• Regular medical examinations of employees
  • For employees who carry out visual inspections, there is also an additional visual inspection,
  • Suitable equipment,
  • Good materials, containers and labels,
  • Approved work instructions,
  • Suitable storage and transport,
  • Adequate staff, laboratories and instruments for internal quality control,
  • Work instructions (Standard Operating Procedures); work instructions are written in clear language and focused on the local situation,
  • Training; operating personnel is trained to carry out the work instructions,
  • Documentation; everything must be clearly on paper and the suitability of the staff
  • Information on labels and method of labelling of raw materials, intermediate and finished products,
  • There are clearly described, proven, reliable manufacturing processes in place,
  • Inspections and validations are carried out,
  • During manufacturing (manual or automated) it is recorded whether all steps have been carried out correctly,
  • Deviations from the instructions are recorded and investigated in detail,
  • The complete history of each batch (from raw material to customer) is stored in such a way that it can easily be traced,
  • The products are stored and transported correctly,
  • There is a method to remove batches from sales if necessary,
  • Complaints about quality problems are dealt with and investigated adequately. If necessary, measures are taken to prevent recurrence. 

Responsibilities

GMP assigns a series of responsibilities to key personnel, such as head of production and/or quality control and the authorized person. The authorised person is responsible for ensuring that all procedures and medicinal products are manufactured and handled in accordance  in accordance with the guidelines. He or she signs (literally) for each batch of medicines coming from the factory. There is also a chief manager, who is responsible for ensuring that the products meet the legal requirements of the national authority for medicinal products, without putting patients at risk due to lack of safety, quality or efficacy. It should be obvious, but it is also the requirement that the medicines are suitable for the purpose for which they are intended.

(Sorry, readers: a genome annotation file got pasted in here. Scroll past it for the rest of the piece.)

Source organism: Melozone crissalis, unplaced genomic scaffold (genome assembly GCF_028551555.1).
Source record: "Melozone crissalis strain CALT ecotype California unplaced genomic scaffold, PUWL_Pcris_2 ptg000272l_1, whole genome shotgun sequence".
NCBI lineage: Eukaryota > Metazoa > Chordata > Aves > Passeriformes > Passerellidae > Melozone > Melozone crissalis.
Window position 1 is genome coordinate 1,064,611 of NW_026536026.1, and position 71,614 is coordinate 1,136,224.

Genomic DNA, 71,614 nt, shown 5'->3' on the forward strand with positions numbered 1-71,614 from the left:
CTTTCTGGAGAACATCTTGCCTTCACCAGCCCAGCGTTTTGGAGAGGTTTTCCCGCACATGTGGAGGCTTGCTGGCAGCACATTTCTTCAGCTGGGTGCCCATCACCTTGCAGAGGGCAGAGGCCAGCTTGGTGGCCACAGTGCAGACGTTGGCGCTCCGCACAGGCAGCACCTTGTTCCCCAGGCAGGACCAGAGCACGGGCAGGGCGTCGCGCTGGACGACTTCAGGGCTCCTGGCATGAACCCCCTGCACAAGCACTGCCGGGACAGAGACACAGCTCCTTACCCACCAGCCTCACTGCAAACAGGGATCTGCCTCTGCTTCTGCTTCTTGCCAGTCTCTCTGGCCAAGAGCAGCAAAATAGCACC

Supervision and GMP certificate

At both European and national level, there are operators in charge of the supervisory task. These are the European Medicines Agency (EMA) and the Health Care and Youth Inspectorate (IGJ). In the Netherlands, the IGJ gives a GMP certificate to the manufacturer of medicines if he complies with the GMP guidelines. To make this possible, the IGJ carries out periodic inspections of manufacturers in the Netherlands to investigate whether they comply with the rules for GMP. If the GMP regulations are not met, the manufacturer will not only be withheld from a GMP certificate, but also from a production permit. The IGJ also inspects manufacturers in countries outside the European Union. This is done by order of the EMA and the Medicines Evaluation Board (CBG).